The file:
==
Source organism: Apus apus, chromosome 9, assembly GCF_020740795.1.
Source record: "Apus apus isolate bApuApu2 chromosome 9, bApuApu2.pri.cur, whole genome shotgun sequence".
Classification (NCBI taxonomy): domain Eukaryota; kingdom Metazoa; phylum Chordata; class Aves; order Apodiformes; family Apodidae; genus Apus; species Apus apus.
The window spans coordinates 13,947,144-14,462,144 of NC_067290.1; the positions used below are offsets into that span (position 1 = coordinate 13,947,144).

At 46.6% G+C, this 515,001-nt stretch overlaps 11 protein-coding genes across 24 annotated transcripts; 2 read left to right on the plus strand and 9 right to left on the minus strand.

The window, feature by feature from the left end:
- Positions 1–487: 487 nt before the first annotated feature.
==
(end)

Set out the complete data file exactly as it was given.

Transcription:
Source organism: Apus apus, chromosome 9, assembly GCF_020740795.1.
Source record: "Apus apus isolate bApuApu2 chromosome 9, bApuApu2.pri.cur, whole genome shotgun sequence".
Classification (NCBI taxonomy): domain Eukaryota; kingdom Metazoa; phylum Chordata; class Aves; order Apodiformes; family Apodidae; genus Apus; species Apus apus.
The window spans coordinates 13,947,144-14,462,144 of NC_067290.1; the positions used below are offsets into that span (position 1 = coordinate 13,947,144).

At 46.6% G+C, this 515,001-nt stretch overlaps 11 protein-coding genes across 24 annotated transcripts; 2 read left to right on the plus strand and 9 right to left on the minus strand.

The window, feature by feature from the left end:
- Positions 1–487: 487 nt before the first annotated feature.